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When the translation is provided submissions to the blog will be published in both English and Irish. Please send submissions to the webmaster address shown at the very top of the blog. Please visit us often. This blog is the companion of the Ottawa Comhaltas website:

Beidh poist a fhoilsiú i mBéarla agus i nGaeilge nuair is féidir. Tabhair cuairt orainn go minic. Is é seo an blag an compánach an láithreán gréasáin Comhaltas Ottawa:

Sunday, 15 December 2013

Traditional Irish Music - Singing

Ellen MacIsaac at Canada's 2013 Oireachtas

In traditional Irish music there are “music” that is mainly for singing and other that is exclusively for dancing. “Music” for singing, tends to be mostly the unaccompanied vocals of sean nós of the “old style.” Also there is another unaccompanied vocal singing, the lilting or “mouth music;” a similar celtic tradition in Scotland is puirt a beul (or "diddling"). Lilting often accompanies dancing, and features such as rhythm and tone dominate in lilting. The lyrics are often meaningless or nonsensical.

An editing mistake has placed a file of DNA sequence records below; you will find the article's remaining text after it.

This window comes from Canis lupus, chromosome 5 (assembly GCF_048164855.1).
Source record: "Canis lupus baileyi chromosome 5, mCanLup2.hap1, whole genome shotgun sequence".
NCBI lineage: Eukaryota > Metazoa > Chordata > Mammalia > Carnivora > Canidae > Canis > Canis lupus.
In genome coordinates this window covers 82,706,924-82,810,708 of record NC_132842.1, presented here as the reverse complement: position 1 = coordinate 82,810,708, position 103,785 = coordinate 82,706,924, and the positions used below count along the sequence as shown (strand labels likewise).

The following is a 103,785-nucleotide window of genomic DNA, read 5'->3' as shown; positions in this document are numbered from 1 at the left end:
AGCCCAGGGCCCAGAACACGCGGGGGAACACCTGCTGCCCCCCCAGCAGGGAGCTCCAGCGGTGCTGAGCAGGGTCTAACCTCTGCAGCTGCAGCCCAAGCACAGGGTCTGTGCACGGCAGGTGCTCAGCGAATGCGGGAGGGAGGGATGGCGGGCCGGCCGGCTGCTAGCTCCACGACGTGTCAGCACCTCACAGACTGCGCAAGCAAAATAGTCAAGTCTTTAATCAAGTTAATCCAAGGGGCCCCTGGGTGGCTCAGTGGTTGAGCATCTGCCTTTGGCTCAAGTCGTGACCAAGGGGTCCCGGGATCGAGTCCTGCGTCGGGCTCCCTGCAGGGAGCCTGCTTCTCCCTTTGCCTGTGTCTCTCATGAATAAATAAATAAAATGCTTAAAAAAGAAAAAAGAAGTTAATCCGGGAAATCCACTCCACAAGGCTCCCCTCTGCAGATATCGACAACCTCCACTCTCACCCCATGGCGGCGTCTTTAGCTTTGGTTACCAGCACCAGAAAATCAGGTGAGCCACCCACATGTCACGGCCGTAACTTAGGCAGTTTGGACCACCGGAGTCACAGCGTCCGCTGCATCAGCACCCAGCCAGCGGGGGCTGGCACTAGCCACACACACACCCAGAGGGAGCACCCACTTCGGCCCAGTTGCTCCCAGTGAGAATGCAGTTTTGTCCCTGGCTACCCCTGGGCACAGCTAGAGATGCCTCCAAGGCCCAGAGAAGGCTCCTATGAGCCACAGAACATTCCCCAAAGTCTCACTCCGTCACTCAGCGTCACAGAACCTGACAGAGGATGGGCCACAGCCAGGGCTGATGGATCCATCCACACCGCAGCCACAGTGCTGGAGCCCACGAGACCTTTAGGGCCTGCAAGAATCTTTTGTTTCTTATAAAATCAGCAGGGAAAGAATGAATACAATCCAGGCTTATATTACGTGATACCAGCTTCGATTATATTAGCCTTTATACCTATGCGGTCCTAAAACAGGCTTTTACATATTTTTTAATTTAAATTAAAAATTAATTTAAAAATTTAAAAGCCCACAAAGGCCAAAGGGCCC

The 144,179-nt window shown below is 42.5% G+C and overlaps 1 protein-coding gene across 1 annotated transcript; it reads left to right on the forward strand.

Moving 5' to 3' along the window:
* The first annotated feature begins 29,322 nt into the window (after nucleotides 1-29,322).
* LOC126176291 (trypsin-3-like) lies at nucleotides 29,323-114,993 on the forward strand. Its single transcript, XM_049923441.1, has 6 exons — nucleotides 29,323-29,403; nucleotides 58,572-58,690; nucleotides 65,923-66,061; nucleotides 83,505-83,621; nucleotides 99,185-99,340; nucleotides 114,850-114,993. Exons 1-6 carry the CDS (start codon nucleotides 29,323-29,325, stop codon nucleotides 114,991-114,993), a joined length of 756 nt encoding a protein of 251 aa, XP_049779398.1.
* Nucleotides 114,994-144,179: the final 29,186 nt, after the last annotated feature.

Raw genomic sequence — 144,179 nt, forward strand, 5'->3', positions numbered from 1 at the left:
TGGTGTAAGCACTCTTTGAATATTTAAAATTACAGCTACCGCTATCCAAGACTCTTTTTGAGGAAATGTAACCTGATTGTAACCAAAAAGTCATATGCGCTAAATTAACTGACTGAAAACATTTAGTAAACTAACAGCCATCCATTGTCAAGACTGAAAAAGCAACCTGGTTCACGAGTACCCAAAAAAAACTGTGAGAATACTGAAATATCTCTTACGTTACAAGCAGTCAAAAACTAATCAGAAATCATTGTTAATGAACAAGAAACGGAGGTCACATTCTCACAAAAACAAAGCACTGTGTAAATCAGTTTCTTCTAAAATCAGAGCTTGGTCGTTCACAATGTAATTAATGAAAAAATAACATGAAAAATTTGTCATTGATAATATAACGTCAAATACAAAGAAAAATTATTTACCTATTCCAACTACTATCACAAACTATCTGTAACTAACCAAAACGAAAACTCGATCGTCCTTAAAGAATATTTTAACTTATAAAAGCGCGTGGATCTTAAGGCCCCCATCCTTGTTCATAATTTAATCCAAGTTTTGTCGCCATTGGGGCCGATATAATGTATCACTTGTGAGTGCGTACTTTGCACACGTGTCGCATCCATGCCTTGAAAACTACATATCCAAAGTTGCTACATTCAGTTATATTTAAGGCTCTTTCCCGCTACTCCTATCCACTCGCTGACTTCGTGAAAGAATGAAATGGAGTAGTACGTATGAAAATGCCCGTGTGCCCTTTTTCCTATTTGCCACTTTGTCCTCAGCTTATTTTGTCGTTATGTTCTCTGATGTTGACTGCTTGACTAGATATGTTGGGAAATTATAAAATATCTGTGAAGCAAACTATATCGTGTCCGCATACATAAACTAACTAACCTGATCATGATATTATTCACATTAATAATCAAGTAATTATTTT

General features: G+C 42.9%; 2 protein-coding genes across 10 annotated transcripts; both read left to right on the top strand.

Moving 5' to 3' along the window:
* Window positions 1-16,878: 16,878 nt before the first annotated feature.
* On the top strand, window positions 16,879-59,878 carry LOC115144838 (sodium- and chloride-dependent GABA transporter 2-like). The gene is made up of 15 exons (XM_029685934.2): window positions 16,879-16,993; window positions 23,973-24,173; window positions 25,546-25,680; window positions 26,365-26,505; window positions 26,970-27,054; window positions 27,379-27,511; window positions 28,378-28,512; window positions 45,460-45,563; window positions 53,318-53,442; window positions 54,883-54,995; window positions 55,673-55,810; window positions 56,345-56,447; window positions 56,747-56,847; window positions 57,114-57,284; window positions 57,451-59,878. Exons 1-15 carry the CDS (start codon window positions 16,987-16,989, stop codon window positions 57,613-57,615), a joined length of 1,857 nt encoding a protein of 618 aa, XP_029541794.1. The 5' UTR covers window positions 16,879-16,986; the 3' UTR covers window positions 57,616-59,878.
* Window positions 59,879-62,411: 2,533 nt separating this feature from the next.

Sean nós: there are three main styles of Sean nós, corresponding to the three areas where Irish is still spoken as a community language, the Gaeltachtai of Munster, Connacht and Ulster. Even though Sean-nós is practiced outside these areas, only those three distinct styles can be recognised. Singers from the Gaeltacht and indeed from outside Ireland may blend them, depending on where they learned. For those familiar with the styles, will notice the differences amongst them.

The Donegal Sean nós has been heavily influenced by Scots Gaelic song, where the melody is much less ornamented (uses of grace notes, and may also contain a steady pulse throughout the song). In all styles, the singers link a text to their interpretation of the melody. All styles will have slow (non-rhythmic songs) and songs that are sung to melodies with a very strong rhythm mostly drawn from the dance music, e.g. Jigs, slip-jigs, reels etc.

As Seamas Mac Mathuna has written, "Sean nós singing is at once the most loved and the most reviled, the least often heard and the least understood part of that body of music which is generally referred to as Irish Traditional Music.”

Here you can hear Scread Ceann Sualtaim, Celtic song of The Headless Horseman.

Next time we will refer to music for dancing.

We hope you enjoy it! 

Next time we will refer to music for dance.

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Until next time / Go dtí an chéad uair eile!